Sheryl Crow

100 Miles from Memphis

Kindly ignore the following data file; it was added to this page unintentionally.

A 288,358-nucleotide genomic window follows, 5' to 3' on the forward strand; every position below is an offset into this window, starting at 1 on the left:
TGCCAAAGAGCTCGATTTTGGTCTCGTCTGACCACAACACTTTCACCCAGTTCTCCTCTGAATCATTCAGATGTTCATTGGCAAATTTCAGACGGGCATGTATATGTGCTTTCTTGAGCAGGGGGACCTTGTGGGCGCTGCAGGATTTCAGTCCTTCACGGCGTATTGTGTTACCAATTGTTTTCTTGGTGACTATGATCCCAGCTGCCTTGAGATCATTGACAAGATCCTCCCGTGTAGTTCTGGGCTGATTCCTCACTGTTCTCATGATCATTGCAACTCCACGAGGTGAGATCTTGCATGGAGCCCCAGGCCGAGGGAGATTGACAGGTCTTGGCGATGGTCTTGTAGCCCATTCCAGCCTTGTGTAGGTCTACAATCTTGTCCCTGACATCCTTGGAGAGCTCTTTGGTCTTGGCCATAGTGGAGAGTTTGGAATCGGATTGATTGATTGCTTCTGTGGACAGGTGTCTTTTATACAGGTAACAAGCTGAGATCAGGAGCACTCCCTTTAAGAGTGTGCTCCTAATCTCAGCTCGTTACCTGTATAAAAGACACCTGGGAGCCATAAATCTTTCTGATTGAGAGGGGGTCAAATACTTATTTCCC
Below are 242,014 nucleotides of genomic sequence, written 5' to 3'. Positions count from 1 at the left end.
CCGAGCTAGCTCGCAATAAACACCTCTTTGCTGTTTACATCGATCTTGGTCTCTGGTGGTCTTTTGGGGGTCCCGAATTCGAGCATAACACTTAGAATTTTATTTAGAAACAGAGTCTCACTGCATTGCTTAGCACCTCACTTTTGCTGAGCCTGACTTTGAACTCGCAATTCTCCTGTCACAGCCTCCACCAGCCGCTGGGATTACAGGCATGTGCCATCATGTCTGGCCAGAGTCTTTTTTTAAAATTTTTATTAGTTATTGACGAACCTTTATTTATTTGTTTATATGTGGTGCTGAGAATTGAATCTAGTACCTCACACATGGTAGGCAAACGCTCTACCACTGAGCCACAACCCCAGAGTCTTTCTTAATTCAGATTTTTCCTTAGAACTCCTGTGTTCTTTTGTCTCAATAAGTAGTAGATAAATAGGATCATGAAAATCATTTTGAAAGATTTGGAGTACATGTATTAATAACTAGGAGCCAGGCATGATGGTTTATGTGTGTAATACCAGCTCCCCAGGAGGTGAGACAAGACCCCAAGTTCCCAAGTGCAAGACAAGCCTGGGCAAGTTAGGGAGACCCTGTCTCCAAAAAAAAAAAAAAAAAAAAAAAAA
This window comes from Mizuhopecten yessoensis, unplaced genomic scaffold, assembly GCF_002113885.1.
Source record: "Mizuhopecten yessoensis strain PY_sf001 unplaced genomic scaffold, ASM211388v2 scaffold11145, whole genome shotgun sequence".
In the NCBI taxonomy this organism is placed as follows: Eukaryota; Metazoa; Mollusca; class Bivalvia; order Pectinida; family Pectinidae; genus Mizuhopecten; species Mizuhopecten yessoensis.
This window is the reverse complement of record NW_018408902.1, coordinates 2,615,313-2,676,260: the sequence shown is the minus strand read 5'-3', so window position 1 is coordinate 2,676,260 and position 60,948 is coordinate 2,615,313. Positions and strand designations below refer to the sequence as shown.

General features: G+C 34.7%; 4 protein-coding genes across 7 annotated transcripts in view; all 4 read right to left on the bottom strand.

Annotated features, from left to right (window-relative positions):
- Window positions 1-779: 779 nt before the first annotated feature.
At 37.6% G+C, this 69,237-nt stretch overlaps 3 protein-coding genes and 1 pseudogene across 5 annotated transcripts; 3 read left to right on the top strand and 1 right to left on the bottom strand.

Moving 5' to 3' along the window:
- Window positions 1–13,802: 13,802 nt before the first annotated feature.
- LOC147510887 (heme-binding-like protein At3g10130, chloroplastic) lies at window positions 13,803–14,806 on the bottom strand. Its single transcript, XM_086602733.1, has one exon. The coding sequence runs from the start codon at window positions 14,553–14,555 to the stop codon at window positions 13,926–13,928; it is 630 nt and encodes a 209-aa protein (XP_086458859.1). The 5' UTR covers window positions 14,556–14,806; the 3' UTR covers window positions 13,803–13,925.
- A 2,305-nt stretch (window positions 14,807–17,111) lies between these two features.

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The title and sound of 100 Miles from Memphis can’t help but recall Dusty in Memphis, Dusty Springfield’s 1969 blue-eyed soul classic, but Sheryl Crow’s 2010 album isn’t quite a strict homage to Dusty. Crow draws from many of the same ‘60s sources as Springfield, but she also dabbles in reggae (thanks to the chunky guitar of Keith Richards on “Eye to Eye”) and digs into the cool, seductive ‘70s groove of Hi, channeling Al Green on a sleek reworking of Terence Trent D’Arby’s “Sign Your Name,” complete with support from Justin Timberlake. Add to this the extended funk coda of “Roses and Moonlight,” the hippie singalong of “Long Road Home” and one of Crow’s signature good-time social-conscious raising anthems in “Say What You Want” and 100 Miles from Memphis boasts a considerably more expansive palette than Dusty in Memphis, yet it’s all bonded by its smooth, soulful groove due in part to the co-production from Doyle Bramhall II and Justin Stanley. This pair gives 100 Miles a sound that’s recognizably Southern yet has a distinctly sunny vibe not too far removed from Crow’s sun-kissed debut Tuesday Night Music Club, of which this shares a similar spirit, if not sensibility. Tuesday Night Music Club is loose and open where this is focused and sustained, maintaining its charming, relaxed groove from beginning to end. There’s an ease to this record that’s not often heard on Sheryl Crow’s albums and its light touch is thoroughly appealing.

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